July 3rd, 2012


Review roundup. Because it's a fast way to clear some links.

I am home from the memorial, and I am exhausted. Plus my link file is (still) exploding. So here: have a review roundup, and I'll try to produce some actual content for you soon.

This YouTube video gives five reasons to read the Newsflesh trilogy, and it's brilliant. I salute the guy who made it, even as I quail in fear at what he's willing to do to himself.

The Quiet Voice has posted a review of Blackout, and says, "Mira Grant does not lose any steam in this final installment of the Newsflesh trilogy. She continues the story seamlessly from the chilling ending of Deadline, and grabs readers all the way to the gripping finale." Woo!

RA for All has posted a review of Blackout, and says, "Blackout, as the conclusion of this well plotted and entertaining trilogy, did not disappoint." Works for me.

The handsome, debonair, and all-around sexy gentleman in charge of Schlock Mercenary, Howard Tayler, has posted a review of Blackout, and says, "Mira Grant sticks the landing." That is, as a writer, all I ever wanted. I just wanted to stick the landing.

Mini Love Notes has posted a review of Blackout, and says, "Here marks the end to hands-down one of the best series I’ve read since The Hunger Games trilogy." Oh, very nice.

And now for something completely different: Great Books for Horse Lovers has posted a review of Rosemary and Rue, and says, "Half riotously funny, half darkly suspenseful, Rosemary and Rue will beguile and enchant older teen and adult fans of Celtic myth and urban mysteries. With at least six more books in print and to come in the October Daye series, hopefully, more kelpies will follow for horse-lovers, too!" Hee!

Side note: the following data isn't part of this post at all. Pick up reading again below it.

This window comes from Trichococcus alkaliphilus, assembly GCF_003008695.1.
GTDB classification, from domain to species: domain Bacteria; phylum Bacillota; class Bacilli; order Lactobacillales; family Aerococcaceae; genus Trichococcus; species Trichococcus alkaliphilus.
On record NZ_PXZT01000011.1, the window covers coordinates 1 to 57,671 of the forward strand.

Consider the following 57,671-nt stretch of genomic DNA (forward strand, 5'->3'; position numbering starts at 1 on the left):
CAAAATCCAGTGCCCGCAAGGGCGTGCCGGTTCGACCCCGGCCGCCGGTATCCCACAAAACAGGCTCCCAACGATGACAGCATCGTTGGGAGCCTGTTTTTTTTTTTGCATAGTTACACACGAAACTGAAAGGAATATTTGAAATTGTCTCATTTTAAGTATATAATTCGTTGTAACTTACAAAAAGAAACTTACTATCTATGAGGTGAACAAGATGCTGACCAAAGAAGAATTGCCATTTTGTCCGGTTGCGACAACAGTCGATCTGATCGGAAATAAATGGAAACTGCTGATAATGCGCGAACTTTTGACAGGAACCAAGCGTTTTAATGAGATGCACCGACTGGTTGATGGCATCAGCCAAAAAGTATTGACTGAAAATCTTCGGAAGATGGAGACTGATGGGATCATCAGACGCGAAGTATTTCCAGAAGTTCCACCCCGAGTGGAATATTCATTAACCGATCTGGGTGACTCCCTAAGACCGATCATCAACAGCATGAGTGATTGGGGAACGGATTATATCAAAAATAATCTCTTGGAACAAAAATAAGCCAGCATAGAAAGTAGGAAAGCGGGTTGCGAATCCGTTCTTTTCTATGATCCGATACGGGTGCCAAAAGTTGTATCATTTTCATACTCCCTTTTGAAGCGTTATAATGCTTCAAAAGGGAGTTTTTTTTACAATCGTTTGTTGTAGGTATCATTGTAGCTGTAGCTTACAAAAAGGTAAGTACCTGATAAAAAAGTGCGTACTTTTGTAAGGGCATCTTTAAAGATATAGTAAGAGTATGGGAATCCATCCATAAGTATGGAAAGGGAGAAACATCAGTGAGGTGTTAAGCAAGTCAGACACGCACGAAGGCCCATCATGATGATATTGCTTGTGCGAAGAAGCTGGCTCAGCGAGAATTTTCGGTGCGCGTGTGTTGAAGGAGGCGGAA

Reminder: Hugo voting is coming to a close.

Ladies and gentlemen of the 2012 World Science Fiction Convention membership...have you remembered to cast your vote for this year's Hugo Awards? Because if you haven't, you're sort of running out of time; July 31st is your last day to vote.

I am reasonably sure that each and every person on that ballot wants to win. I am no different. But almost as much as I want to win, I want to know that if I lose, it will be because every possible voter looked at the works up for consideration, looked at their ballot, and made their choice fairly and well. I want you all to vote. I want to lose because I lost, not because there was a sale at Ben and Jerry's and we all got rightfully distracted because dude, ice cream.

Please. If you are eligible to vote, it has never been easier to get a clear view of the entire ballot. Thanks to the tireless efforts of the Hugo committee, we have an electronic voting package that is a bibliophile's dream; you can read and consider absolutely everything that's asking for your vote. And if you're not a member yet, but were thinking about it, you can still register with full voting rights if you do it soon.

And because I really love this quote, I am once again quoting Cat Valente. Specifically: "A final note: you do not have to go to Worldcon to nominate and vote for the Hugos. You can buy a supporting membership for $50 and get that perk. I realize $50 is a lot to express an opinion, but every year we hear complaints about the ballot and every year I hope that my generation will vote a little more, because the Hugos are kind of a bellwether for the field, and I want new crackly risktaking goodness in there, too. Since I have no control over the price of the supporting membership all I can say is—give it a thought, if you have the scratch."

Make this year's Hugo winners the ones you think deserve those shiny rocket ships.